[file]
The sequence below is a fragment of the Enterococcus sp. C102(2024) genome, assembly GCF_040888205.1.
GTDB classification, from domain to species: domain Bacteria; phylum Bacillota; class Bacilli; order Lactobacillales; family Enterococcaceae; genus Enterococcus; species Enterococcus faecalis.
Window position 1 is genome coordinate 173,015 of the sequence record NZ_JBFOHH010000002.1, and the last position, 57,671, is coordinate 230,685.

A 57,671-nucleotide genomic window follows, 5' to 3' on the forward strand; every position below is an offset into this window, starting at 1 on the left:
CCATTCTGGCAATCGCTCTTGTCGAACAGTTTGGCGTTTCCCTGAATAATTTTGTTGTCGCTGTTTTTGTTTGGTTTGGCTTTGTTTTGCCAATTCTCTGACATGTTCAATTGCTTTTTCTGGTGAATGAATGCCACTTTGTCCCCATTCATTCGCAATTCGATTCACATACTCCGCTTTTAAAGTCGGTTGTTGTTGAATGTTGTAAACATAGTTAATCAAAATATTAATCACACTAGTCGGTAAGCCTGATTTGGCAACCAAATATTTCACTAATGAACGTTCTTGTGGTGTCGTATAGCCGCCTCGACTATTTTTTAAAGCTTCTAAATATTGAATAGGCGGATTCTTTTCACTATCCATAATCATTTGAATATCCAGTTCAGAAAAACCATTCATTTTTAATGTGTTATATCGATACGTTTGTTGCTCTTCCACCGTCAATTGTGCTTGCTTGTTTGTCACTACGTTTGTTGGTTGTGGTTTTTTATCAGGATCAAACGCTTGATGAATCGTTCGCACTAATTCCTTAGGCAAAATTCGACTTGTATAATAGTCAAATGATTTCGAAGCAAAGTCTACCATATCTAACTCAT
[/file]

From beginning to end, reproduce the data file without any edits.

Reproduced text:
The sequence below is a fragment of the Enterococcus sp. C102(2024) genome, assembly GCF_040888205.1.
GTDB classification, from domain to species: domain Bacteria; phylum Bacillota; class Bacilli; order Lactobacillales; family Enterococcaceae; genus Enterococcus; species Enterococcus faecalis.
Window position 1 is genome coordinate 173,015 of the sequence record NZ_JBFOHH010000002.1, and the last position, 57,671, is coordinate 230,685.

A 57,671-nucleotide genomic window follows, 5' to 3' on the forward strand; every position below is an offset into this window, starting at 1 on the left:
CCATTCTGGCAATCGCTCTTGTCGAACAGTTTGGCGTTTCCCTGAATAATTTTGTTGTCGCTGTTTTTGTTTGGTTTGGCTTTGTTTTGCCAATTCTCTGACATGTTCAATTGCTTTTTCTGGTGAATGAATGCCACTTTGTCCCCATTCATTCGCAATTCGATTCACATACTCCGCTTTTAAAGTCGGTTGTTGTTGAATGTTGTAAACATAGTTAATCAAAATATTAATCACACTAGTCGGTAAGCCTGATTTGGCAACCAAATATTTCACTAATGAACGTTCTTGTGGTGTCGTATAGCCGCCTCGACTATTTTTTAAAGCTTCTAAATATTGAATAGGCGGATTCTTTTCACTATCCATAATCATTTGAATATCCAGTTCAGAAAAACCATTCATTTTTAATGTGTTATATCGATACGTTTGTTGCTCTTCCACCGTCAATTGTGCTTGCTTGTTTGTCACTACGTTTGTTGGTTGTGGTTTTTTATCAGGATCAAACGCTTGATGAATCGTTCGCACTAATTCCTTAGGCAAAATTCGACTTGTATAATAGTCAAATGATTTCGAAGCAAAGTCTACCATATCTAACTCAT